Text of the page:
Hey there, fellow geeky women. Sorry to say this, but the jig is up. None of us exist. I know this for a fact because at least once a day, I see somebody on the internet complaining about the heroines they see leading science-fiction and action movies, or harassing the female fans who dare to have opinions about the stories they love, or claiming that we're all just trying to ruin their fun.
But I guess none of us got that memo, huh? So, let's break down all the reasons why women just can't be as geeky as men can:
First of all, men invented science fiction.
Unless you count “Frankenstein” by Mary Shelley, which is widely considered the first modern science fiction story in Western literature. Other than that, though. Totally all men.
What about superheroes? Women sure didn't invent those.
What’s that? "The Scarlet Pimpernel," which some people cite as the first example of a hero with a secret identity as commonly portrayed in modern American comics, was created by the Baroness Emma De Orczy? That sounds fake, but ok.
And they certainly never worked in video games.
I mean, there was Roberta Williams, who along with her husband Ken was one of the first and most influential games designers of the ‘80s and ‘90s and worked on 23 different games. Whatever, though, right?
Let's face it, women never worked in comics.
Tell that to all the women who inked, colored and wrote comics during World War II, like Ruth Atkinson, Fran Hopper, Ann Brewster, and Tarpé Mills. Well, I guess you can't because they ran the game so long ago — some of them created superheroes while Stan Lee was still an assistant at his first job.
They don't know what it means to be hardcore fans.
Except that women created the first modern fanzine for “Star Trek” back in the ‘60s — Spockanalia, which was published by Sherna Comerford and Devra Langsam in 1967. “Star Trek” creator Gene Roddenberry even called it required reading for his writing staff.
And they never had a hand in any of your favorite fandoms, like “Doctor Who" ...
Who’s BBC television producer Verity Lambert, anyway? It's not like they did a biopic TV special about her recently or anything.
Or “Star Trek" ...
I guess original series writers Dorothy Fontana (who wrote the above scene from "This Side Of Paradise") and Joyce Muskat don’t count, huh.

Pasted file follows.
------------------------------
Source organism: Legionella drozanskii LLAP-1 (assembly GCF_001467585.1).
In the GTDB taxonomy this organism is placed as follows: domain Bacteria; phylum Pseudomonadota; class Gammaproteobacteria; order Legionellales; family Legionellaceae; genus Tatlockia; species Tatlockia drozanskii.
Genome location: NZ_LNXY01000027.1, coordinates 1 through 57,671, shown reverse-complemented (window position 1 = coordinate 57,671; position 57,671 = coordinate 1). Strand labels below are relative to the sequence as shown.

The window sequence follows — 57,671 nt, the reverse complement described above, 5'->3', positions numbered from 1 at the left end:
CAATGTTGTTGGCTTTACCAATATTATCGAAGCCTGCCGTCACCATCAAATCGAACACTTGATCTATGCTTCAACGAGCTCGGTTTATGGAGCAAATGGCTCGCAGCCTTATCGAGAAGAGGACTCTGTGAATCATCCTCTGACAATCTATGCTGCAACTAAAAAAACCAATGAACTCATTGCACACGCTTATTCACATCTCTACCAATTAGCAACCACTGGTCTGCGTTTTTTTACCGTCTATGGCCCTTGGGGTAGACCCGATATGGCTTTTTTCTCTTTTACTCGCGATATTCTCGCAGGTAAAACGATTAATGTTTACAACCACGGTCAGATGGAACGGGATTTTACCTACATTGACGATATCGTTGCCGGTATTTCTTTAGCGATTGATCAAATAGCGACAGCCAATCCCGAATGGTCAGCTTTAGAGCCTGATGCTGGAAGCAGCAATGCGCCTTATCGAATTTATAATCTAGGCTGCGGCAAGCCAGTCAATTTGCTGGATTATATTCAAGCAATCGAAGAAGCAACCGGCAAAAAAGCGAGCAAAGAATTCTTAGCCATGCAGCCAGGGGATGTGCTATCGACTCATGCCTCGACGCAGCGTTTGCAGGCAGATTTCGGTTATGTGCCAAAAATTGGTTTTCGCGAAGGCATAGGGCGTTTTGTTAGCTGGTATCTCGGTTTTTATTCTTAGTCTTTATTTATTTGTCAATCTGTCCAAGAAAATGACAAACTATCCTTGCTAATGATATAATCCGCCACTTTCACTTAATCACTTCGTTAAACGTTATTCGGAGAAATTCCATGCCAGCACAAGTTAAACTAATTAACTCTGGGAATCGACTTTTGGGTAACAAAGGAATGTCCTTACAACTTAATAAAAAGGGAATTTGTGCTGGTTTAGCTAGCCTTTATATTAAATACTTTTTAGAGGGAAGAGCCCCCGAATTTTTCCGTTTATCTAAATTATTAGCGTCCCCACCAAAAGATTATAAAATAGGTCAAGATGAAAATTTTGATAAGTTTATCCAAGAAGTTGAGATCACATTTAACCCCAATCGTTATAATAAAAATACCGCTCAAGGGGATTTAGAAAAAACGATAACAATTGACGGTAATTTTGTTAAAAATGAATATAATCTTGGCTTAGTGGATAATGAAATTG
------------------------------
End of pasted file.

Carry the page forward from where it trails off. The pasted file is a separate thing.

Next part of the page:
Or “Star Wars."
The original trilogy was edited by George Lucas’ then-wife, Marcia (second from left). She even won the Academy Award for Best Editing for her work on “Star Wars” in 1977.
OK, but those are all exceptions. Girls don't care about nerd stuff now.
They don't watch superhero movies or geeky TV shows ...
Explain to me how at least 40% of the audience for every recent TV show and movie with a superhero in it is made up of women, then.
And when they do, it's only because they think the guys are hot.
And yet, "people will go because they think the actor is hot" is somehow never a good enough reason to greenlight a female-led movie.
Furthermore, all this recent attention towards female leads in media is pandering.
People have literally been accusing women in geeky circles of pandering when they create stories about women forever. In the book "Divas, Dames & Daredevils," author Mike Madrid points out that men used to write in to comic anthology series complaining about the female characters as early as the mid-40s. "It's not that I don't like girls," one reader said of a female spy character. "The more the merrier, but I just don't go for a Pistol packin'-mamma!"
As a side note, remember that time that “Doctor Who” creator Sydney Newman wanted the Doctor to regenerate into a woman in the mid ‘80s as a way to revitalize the show? Neither do the people who think the Doctor was always meant to be a man, I guess.